Diversification is paramount. There are attractive areas of the market with catalysts for upside, i.e., Europe/Japan, US SMID, and structural inflation winners; i.e., the likely market leaders in a post-high real rate, higher inflation world. In the case of Europe and Japan, both have attractive estimate revisions and earnings momentum, are cheaper than the US market, and are further behind the interest rate cycle.

We’ve had the fastest rate hiking cycle in half a century, and core PCE is still nearly double the Fed’s inflation target. As we enter a world of deglobalization, onshoring, reshoring, one should own real assets and stocks in sectors such as industrials, materials, energy, etc. In our view, there’s too much emphasis on trying to figure out the next rate hike. We think what’s more important is building a portfolio that can sustain a world of higher real rates and stubbornly high inflation.


Warranties & Disclaimers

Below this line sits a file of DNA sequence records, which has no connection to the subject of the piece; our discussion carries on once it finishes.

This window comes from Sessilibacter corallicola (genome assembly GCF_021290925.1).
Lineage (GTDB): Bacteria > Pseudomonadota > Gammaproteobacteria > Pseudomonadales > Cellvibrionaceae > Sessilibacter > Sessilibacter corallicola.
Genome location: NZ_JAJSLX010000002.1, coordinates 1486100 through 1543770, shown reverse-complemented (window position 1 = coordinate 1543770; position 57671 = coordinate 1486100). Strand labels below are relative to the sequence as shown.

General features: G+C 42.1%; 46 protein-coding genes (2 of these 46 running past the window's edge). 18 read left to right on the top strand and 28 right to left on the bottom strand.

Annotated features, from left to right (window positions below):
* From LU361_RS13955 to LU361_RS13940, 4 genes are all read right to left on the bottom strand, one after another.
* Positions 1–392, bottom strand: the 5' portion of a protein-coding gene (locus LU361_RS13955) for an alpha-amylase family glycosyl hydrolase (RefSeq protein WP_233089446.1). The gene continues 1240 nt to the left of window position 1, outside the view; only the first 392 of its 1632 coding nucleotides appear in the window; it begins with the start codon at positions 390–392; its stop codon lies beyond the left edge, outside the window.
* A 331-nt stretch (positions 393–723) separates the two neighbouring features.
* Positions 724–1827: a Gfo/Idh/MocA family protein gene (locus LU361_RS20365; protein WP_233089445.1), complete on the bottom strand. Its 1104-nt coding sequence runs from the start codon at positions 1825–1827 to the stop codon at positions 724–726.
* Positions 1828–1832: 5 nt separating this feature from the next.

As of the time of this publication, Astoria Portfolio Advisors held positions in IEMG, IVE, SPMD, SPY, SPSM, IVW, IEFA, MUB, TIP, AGG, IEF, HYG, LQD, BCI, GLD, USO, SLV, AAPL, MSFT, GOOGL, NVDA, META, LLY, and V on behalf of its clients. There are no warranties implied.  Past performance is not indicative of future results. Information presented herein is for educational purposes only and does not intend to make an offer or solicitation for the sale or purchase of any specific securities, investments, or investment strategies. Investments involve risk and, unless otherwise stated, are not guaranteed. The returns in this report are based on data from frequently used indices and ETFs. This information contained herein has been prepared by Astoria Portfolio Advisors LLC on the basis of publicly available information, internally developed data, and other third-party sources believed to be reliable. Astoria Portfolio Advisors LLC has not sought to independently verify information obtained from public and third-party sources and makes no representations or warranties as to the accuracy, completeness, or reliability of such information.  Astoria Portfolio Advisors LLC is a registered investment adviser located in New York. Astoria Portfolio Advisors LLC may only transact business in those states in which it is registered or qualifies for an exemption or exclusion from registration requirements.